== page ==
The Silver Star was a luxury passenger train that ran overnight between Auckland and Wellington on the North Island Main Trunk railway of New Zealand. The train ran from Monday, 6 September 1971 until Sunday, 8 June 1979. It replaced the Night Limited express passenger trains, which provided a faster service than the "Ordinary" Expresses by stopping at only six intermediate stations en route and not dragging postal or parcels vans at the rear. Designed as a "hotel on wheels", its carriages were distinctive in New Zealand; rather than being painted in the traditional red, the Silver Star 's carriages were made of stainless steel, and silver in appearance.
The train was NZR's attempt to compete with the introduction of jet aircraft for business traffic between Auckland and Wellington. The service broke new ground in New Zealand by providing a full on-board crew of car stewards (sourced from the inter-island rail ferry service) who doubled as dining car staff at meal times. However, the product was effectively ten years too late. Travel by National Airways Corporation 737 took just over one hour; the Silver Star, by contrast, took around 12 hours and 30 minutes. While popular at holiday times, and despite providing the overnight hotel option for travellers, it simply could not attract enough passengers willing to pay a premium to travel by train between the two cities.
New Zealand Railways at the time also ran another overnight train service, (the Night Limited) which stopped at more than double the stations of the Silver Star, which had much older (1930s/1940s-built) rolling stock, and which had no on-board buffet service, but had cheaper fares (and three classes of accommodation). By refurbishing this train in 1975, which became the Northerner, many rail passengers preferred to pay around 33% less for a large reclining seat or 15% less for a 2-berth sleeper cabin without shower or toilet, than pay for a Silver Star cabin - more upmarket travellers simply preferred to fly.
Rolling stock and motive power
The 31 coaches were manufactured by Hitachi and Nippon Sharyo and hauled by diesel locomotives (initially two DA class locomotives, and later one DX class) for a six-night-a-week service. All passengers were carried in sleeping cars, with 12 being eight two-berth (incorporating separate bathrooms with showers for each cabin) "Twinette" and 12 being 16 single-berth (with toilet/basin facilities) "Roomette" cars. Passengers could purchase dinner, breakfast and other refreshments including alcoholic beverages and souvenirs in the buffet car, of which three were built, with 42 alcove-style tables. Four power-baggage vans completed the consists.
All 31 cars ran on bogies of a newer design, classed X28250 by NZR, which offered a superior quality ride, through better absorption of inertial dampers and better suspension, and bore a resemblance to the Kinki-Sharyo -manufactured bogies, classed X27250 by NZR, under steam vans and postal vans built by Kinki. The bogies built especially for the Northerner trains four years later and the FM - class vans two to six years after that, classed X28280, were heavily modeled after those under the Star cars.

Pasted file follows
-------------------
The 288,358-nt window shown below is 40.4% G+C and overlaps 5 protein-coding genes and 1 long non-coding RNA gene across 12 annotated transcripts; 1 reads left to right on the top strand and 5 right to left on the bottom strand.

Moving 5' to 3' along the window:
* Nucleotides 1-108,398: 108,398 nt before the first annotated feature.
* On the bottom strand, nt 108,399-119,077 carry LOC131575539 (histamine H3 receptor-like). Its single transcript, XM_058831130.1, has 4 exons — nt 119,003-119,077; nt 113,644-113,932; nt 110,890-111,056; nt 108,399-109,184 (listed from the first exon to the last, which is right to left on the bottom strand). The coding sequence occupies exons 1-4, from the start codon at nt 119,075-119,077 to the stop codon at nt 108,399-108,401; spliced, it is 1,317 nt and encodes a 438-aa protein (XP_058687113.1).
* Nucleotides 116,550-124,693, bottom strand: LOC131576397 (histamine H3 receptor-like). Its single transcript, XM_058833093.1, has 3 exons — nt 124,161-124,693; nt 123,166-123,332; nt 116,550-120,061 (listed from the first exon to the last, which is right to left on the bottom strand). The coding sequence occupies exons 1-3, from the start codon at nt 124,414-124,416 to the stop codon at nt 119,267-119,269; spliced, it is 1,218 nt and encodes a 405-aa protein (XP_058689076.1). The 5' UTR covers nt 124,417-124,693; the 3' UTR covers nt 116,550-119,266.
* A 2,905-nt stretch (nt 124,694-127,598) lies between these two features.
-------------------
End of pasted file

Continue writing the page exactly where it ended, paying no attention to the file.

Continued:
The Railways Department attempted to replace the Northerner and Silver Star with a refurbished Silver Star which would be a 50% seating and 50% sleeper train, redeploy eight 30-seat cars from the Northerner rolling stock on the Wellington - Napier service, and relocate the three 32-seat and three 36-seat Endeavour cars to the Christchurch - Picton route, but these plans came to nothing after the Silver Star stock was withdrawn from service and blue asbestos insulation was found inside the coaches. The relevant union refused to work with the dangerous material, and the carriages lay parked in sidings for over ten years while their future was debated. Options included continuing with the refurbishment and using the trains on a double daily service (both overnight and daylight) to improve utilisation and enabling the train's externally similarly-styled daytime equivalent, Silver Fern railcars, to be redeployed on other routes. However, the government baulked at the cost (which was estimated at being over $20 million to refurbish the train) given a large budget deficit and public debt, so decided against funding the refurbishment plan.
In December 1987, the Wellington-based Silver Star cars were hauled to Auckland, where private tourist firm Pacific Trailways intended to convert 27 passenger cars into a luxury tourist train that would travel around both the North and South Islands for NZ$1000. Nothing eventuated and all the cars languished in Auckland for two more years.
In 1990, the 31 cars were purchased by the British luxury travel company, Orient Express Trains & Cruises (of Orient-Express Hotels) and taken to A & G Price, of Thames, for regauging from New Zealand's 1,067 mm (3 ft 6 in) gauge to 1,000 mm (3 ft 3 3⁄8 in) gauge for Thai and Malaysian railway lines. 24 cars (19 sleepers, three buffet cars and two power vans) went to Singapore where an extensive internal rebuild and fit-out as well as exterior painting and badging on was undertaken by the new owners at their (then) newly constructed maintenance depot on KTMB land in Singapore's Keppel Road rail yards. A 25th car also went to Singapore, and was stored unrefurbished for some years, but was scrapped when the E&OE moved its engineering workshop from Singapore to Johor. Since then the refurbished consist has, along with non-Silver Star stock, operated a regular 5-star luxury cruise-train service between Singapore and Bangkok as the Eastern & Oriental Express.
Six cars remain at A & G Price - two double sleepers, two single sleepers and two power vans. All are owned by Orient-Express Trains & Cruises. They have had their interiors stripped, asbestos removed, and are no longer on bogies. They have been for sale since December 2012.
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